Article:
I had my labrum torn, repaired, then completely detached. Surgical error was certainly a factor for me that Braxton should avoid, at least this time, but I'm really curious to see his throwing motion. My shoulder snowballed into 18 surgeries and counting, including 3 total shoulder joint replacements because the first 2 were aligned incorrectly. Even before the joint replacements my post labrum repair throwing motion was a hybrid mix of six year old girl meets Special Olympics. Surreal feeling. The brain says, "Throw the damn ball" but the arm says, "What does that mean?" It's hard to explain that sensation. Thankfully Braxton doesn't have my train wreck of a shoulder, but I've still got to see him throw to believe he can again at that level.
Very true. Who in their right mind wouldn't have seen Wilson's broken foot or Rod Smith's exit? Those two were especially predictable.
That is my favorite gif of the Badgers/Tide/Ducks this post season.
My boxer (peace be upon her soul) was very smart, and HATED squirrels passionately. Once at full run, she went airborne and snatched a squirrel off the side of a tree about 6 feet up. Squirrel stopped at 6 feet to laugh at the boxer, then was horrified to learn some boxers can fly.
That's Dick Harbaugh to you, pal.
What they lack in couches in less fortunate countries they'll more than make up for in Alabama and Oregon gear.
Disneydale Jones is my new favorite character.
This is what happens when you deprive Bosa of sleep.
It looks pretty and all, but I prefer the beautiful sound of Mark May gagging as he sucks on it. I would use italics, but I'm serious.
Imagine how good we'd be if we had the B1G COY!
I pray to all that is holy, let THIS be the day my beloved Buckeyes ain't come to play school. Let this be the day of the Duck Die Nasty.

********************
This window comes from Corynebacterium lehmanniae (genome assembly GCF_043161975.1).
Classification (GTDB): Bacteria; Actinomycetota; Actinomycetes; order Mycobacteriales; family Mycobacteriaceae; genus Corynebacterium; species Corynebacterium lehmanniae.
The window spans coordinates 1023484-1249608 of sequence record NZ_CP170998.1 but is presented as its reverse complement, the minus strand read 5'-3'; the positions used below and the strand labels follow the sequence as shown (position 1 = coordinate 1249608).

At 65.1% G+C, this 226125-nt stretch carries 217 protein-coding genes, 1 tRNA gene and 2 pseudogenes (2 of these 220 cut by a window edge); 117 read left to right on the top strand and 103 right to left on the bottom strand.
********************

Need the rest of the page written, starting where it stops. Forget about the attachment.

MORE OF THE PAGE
He's just gathering all of the inside information he can before he bolts.
Welcome, Alex. You're in for a helluva fun ride. Go Bucks!
Can you believe Braxton was wearing a T shirt? Unbelievable.
The performance enhancing powers of hippie lettuce are well known. I knew there was a reason Oregon "rolled" over FSU.
*See .gif directly above.
Southbuc 7 HOURS AGO
Part of life is also knowing you don't have to set yourself on fire to know it burns.
CaptainBuckeye 7 HOURS AGO
You "know" it burns because you've been told it burns. Don't go through life being told what happens. Experience it, live it , love it, hate it. This doesn't speak only to drugs. People go through life being told what happens. Unless you live it, you'll never know for yourself.
Ok. Setting myself on fire in 3... 2... 1...
I feel ya, Bags5150. Been there. Hope and pray if you're still there, all involved have positive outcome. Tough love is the hardest, most helpless feeling a parent can have in that situation. In our case just as he decided to abuse any substance he could get his hands on, he also decided to get himself clean. Associated crimes to fuel his addiction resulted in eventual forced sobriety compliments of a small county jail. After the forced detox, his sober mind was able to wrap itself around the reality he had created for himself, and he was mortified. He has been clean and sober for a long while now, and has thrown himself into urging youth to realize the trap that awaits them when they think they are just going to try something that "everybody" does. I've learned much from him, but most of all I have learned that if I could have fixed it, it would have been fixed years earlier. Only an addict can decide to truly make that change. It is only after that choice that your encouragement, love and support will not circle back and break your heart with relapse and devastation. Anything and everything you may try before that, is just throwing up another wall in the addiction maze. You can make an addict change direction, for good or bad, but the lies and deceit will continue until the addict owns his situation and dedicates himself to finding his own way out of the maze. Everyone eventually leaves the maze. Just be there at the finish line with open arms and pray that he walks out on his own two feet rather than being carried out in a bag. My family has experienced both.
284:2 for. 99.3% for the heartless Tinman.
And to think Mom said I'd never amount to anything.